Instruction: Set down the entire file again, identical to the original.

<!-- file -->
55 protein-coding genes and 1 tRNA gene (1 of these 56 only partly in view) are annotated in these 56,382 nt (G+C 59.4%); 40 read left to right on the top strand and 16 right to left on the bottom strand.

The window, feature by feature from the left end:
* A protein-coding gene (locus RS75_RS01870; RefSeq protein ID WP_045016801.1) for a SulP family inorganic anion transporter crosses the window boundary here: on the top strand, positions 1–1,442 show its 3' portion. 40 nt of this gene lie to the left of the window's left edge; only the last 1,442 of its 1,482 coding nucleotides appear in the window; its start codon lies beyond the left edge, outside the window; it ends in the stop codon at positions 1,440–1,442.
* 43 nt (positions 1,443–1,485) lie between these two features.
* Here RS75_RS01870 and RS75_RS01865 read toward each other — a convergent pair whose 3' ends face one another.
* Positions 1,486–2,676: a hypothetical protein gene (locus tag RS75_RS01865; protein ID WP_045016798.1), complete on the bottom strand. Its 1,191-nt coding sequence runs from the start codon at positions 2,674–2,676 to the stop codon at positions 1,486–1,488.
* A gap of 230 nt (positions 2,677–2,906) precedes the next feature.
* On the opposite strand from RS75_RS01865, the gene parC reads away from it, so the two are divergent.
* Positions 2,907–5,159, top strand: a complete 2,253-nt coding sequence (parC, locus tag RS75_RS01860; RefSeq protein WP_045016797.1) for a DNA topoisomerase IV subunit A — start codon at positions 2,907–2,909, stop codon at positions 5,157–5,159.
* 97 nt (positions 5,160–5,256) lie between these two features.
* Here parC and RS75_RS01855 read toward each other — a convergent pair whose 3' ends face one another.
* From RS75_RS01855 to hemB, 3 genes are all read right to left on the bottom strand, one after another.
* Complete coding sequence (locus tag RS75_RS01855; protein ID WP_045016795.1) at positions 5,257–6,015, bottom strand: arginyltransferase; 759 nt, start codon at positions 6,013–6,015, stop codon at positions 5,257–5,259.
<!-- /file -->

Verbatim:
55 protein-coding genes and 1 tRNA gene (1 of these 56 only partly in view) are annotated in these 56,382 nt (G+C 59.4%); 40 read left to right on the top strand and 16 right to left on the bottom strand.

The window, feature by feature from the left end:
* A protein-coding gene (locus RS75_RS01870; RefSeq protein ID WP_045016801.1) for a SulP family inorganic anion transporter crosses the window boundary here: on the top strand, positions 1–1,442 show its 3' portion. 40 nt of this gene lie to the left of the window's left edge; only the last 1,442 of its 1,482 coding nucleotides appear in the window; its start codon lies beyond the left edge, outside the window; it ends in the stop codon at positions 1,440–1,442.
* 43 nt (positions 1,443–1,485) lie between these two features.
* Here RS75_RS01870 and RS75_RS01865 read toward each other — a convergent pair whose 3' ends face one another.
* Positions 1,486–2,676: a hypothetical protein gene (locus tag RS75_RS01865; protein ID WP_045016798.1), complete on the bottom strand. Its 1,191-nt coding sequence runs from the start codon at positions 2,674–2,676 to the stop codon at positions 1,486–1,488.
* A gap of 230 nt (positions 2,677–2,906) precedes the next feature.
* On the opposite strand from RS75_RS01865, the gene parC reads away from it, so the two are divergent.
* Positions 2,907–5,159, top strand: a complete 2,253-nt coding sequence (parC, locus tag RS75_RS01860; RefSeq protein WP_045016797.1) for a DNA topoisomerase IV subunit A — start codon at positions 2,907–2,909, stop codon at positions 5,157–5,159.
* 97 nt (positions 5,160–5,256) lie between these two features.
* Here parC and RS75_RS01855 read toward each other — a convergent pair whose 3' ends face one another.
* From RS75_RS01855 to hemB, 3 genes are all read right to left on the bottom strand, one after another.
* Complete coding sequence (locus tag RS75_RS01855; protein ID WP_045016795.1) at positions 5,257–6,015, bottom strand: arginyltransferase; 759 nt, start codon at positions 6,013–6,015, stop codon at positions 5,257–5,259.